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I'm studying for my class of physics laboratory and I need help with something:

Let's say I need to deduce the constant of elasticity of a spring and I will do it using a dual-range force sensor, throught dynamic and estatic measurements. So it is necessary to stablish the frecuency sample-rate according of the period that it will last my experiment. Considering that $F=n° of samples/T$ where $F$ is the frecuency, and the number of samples is one and $T$ is the period that last my experiment.

What do you recommend me to establish the period and frequency without really knowing a lot about the spring and its own characterstics? It should be through a simple and not necessarily precise way the estimation of the frecuency sample-rate.

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    $\begingroup$ Per Nyquist, you need at least 2 samples per period (not 1 like you proposed) of whatever phenomenon you're measuring. Typically you want some higher multiple ("oversampling") like 4, 8, or 16x to conveniently be able to reconstruct the original signal. $\endgroup$ – The Photon Jun 25 '17 at 16:50
  • $\begingroup$ Let's say I estimate the $T$ of the spring bouncing, and that is $1.2 s$ and I decide to get $30$ samples for second, then I will get a frecuency sample-rate of $25Hz$, don't you think is too little to get 25 points per second? I heard some friends used like $200Hz$. How can I justify mathematically and experimentally it is necessary to use that frecuency, for example? $\endgroup$ – Neisy Sofía Vadori Jun 25 '17 at 17:01
  • $\begingroup$ Depends on the analysis you're going to do. I don't know what parameters you're going to try to estimate on the signal or what math you plan to apply to get there, so I can't give a complete answer. $\endgroup$ – The Photon Jun 25 '17 at 17:06
  • $\begingroup$ I will estimate the constant of elasticity throught two different methods: one is dynamic, which means, I have to make the spring bouncing with a mass added to the extreme, and other, is static, whitout making the spring bouncing. And what I will do is measure the force in both cases with the instrument I specified, and then process the data in the origin. $\endgroup$ – Neisy Sofía Vadori Jun 25 '17 at 17:08
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According to Nyquist's theorem, you cannot accurately measure the frequency of a signal unless you sample at least twice per period. For instance, if you are expecting a $\rm1\, Hz$ frequency, you must measure at least twice per second. However, if you are only measuring twice per second, a $\rm1.2\,Hz$ signal will be aliased and appear in your data like a $\rm0.8\,Hz$ signal. So in general you want to sample your signal more frequently than the minimum rate required by Nyquist's theorem.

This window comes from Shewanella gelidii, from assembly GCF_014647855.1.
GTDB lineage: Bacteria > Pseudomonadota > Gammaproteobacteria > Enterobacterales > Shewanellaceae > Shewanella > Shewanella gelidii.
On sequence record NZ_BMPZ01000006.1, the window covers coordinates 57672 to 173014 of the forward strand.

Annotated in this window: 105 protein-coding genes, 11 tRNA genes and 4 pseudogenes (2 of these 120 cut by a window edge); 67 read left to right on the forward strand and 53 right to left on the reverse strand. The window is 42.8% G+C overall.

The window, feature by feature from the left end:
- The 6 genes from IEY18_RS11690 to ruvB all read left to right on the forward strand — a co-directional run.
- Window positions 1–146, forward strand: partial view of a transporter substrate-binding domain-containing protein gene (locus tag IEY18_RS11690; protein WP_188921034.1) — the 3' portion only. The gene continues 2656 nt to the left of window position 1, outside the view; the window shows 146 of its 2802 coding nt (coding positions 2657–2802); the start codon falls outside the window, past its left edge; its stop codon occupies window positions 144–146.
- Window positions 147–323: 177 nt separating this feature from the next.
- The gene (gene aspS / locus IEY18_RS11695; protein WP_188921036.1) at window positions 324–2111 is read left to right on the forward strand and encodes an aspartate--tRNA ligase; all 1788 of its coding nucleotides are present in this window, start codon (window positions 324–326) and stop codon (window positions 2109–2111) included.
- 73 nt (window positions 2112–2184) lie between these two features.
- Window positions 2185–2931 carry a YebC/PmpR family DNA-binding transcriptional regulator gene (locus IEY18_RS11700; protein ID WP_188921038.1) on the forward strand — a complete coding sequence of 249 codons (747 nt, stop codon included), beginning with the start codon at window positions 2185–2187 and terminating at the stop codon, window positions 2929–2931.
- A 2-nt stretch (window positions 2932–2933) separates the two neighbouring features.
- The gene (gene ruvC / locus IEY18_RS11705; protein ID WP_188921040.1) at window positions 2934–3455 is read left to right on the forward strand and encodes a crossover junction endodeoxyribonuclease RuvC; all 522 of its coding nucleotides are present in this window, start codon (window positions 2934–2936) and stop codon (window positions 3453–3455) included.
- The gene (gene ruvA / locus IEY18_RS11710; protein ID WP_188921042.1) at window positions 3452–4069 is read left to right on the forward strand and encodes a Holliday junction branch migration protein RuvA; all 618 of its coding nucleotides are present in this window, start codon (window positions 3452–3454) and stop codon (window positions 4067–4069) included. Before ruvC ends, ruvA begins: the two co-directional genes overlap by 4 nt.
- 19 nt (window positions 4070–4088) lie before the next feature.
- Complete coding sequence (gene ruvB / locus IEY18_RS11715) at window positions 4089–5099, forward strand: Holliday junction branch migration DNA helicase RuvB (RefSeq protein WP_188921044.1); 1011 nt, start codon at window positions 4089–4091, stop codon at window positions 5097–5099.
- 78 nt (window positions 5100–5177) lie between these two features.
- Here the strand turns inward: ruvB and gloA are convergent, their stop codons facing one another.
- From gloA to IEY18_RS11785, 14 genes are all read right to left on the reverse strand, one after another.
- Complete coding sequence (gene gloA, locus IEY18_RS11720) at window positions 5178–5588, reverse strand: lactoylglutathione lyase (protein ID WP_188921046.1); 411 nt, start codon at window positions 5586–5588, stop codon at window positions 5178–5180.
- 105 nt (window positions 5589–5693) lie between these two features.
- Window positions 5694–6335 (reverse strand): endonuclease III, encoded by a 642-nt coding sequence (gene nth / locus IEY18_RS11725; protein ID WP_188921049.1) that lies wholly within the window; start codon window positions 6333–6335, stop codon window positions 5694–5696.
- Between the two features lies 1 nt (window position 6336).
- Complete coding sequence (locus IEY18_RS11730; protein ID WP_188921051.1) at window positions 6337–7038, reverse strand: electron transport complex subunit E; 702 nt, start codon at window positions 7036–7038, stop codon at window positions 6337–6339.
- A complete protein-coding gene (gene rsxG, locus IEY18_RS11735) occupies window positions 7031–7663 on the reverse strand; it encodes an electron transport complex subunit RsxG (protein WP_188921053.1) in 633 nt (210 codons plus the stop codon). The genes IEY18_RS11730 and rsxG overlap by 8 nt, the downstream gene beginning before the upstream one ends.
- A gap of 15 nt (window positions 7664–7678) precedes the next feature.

How much more frequently is a judgement call to be made by the experimenter, depending on the equipment you have at hand and your goals. For instance if your question is not merely "what is the frequency of my spring's motion" but also "is the simple harmonic oscillator a good model for my spring", you would want to sample frequently enough to see several of the harmonics of your expected frequency.

Now that we live in a future when data storage and processing are extremely cheap, the usual method for choosing a sampling frequency is to sample as fast as your sensor will permit, reducing the sampling rate if you find yourself running out of disk space or your data taking too long to process. You can always effectively reduce your sampling rate by throwing away some of your data, but you can never go back and re-measure something you didn't think of initially.

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  • $\begingroup$ Do you think if I measure one oscillation of my spring (having stablished an specific length of elongation that I will mantain the whole process) and I observe in the software Motion DAQ how much aproximally last one period, in this case let's suppose: $1.2$ seconds and I arbitrary decide I want to get $200$ samples each period, so I will use a sample rate of $166Hz$ and I justify this by saying that I stablished that amount of samples because I wanted to reconstruct the original signal and reduce the noise properly, will be enough as justification? $\endgroup$ – Neisy Sofía Vadori Jun 25 '17 at 18:13
  • $\begingroup$ In general if you want to measure a frequency, you want to measure many oscillations. If I saw three experiments which measured a 0.8 Hz signal with sampling frequencies 150 Hz, 166 Hz, 200 Hz, I would consider them identical experiments. I don't know what you mean by "enough justification"; that depends on whom you are trying to impress. $\endgroup$ – rob Jun 25 '17 at 18:19
  • $\begingroup$ @NeisySofíaVadori Not sure what you're doing exactly, but if you measure a 1-way crossing at a fixed amplitude, your result will be biased: as the oscillation decays, the phase of the signal at the fixed amplitude changes. $\endgroup$ – JEB Jun 27 '18 at 3:18

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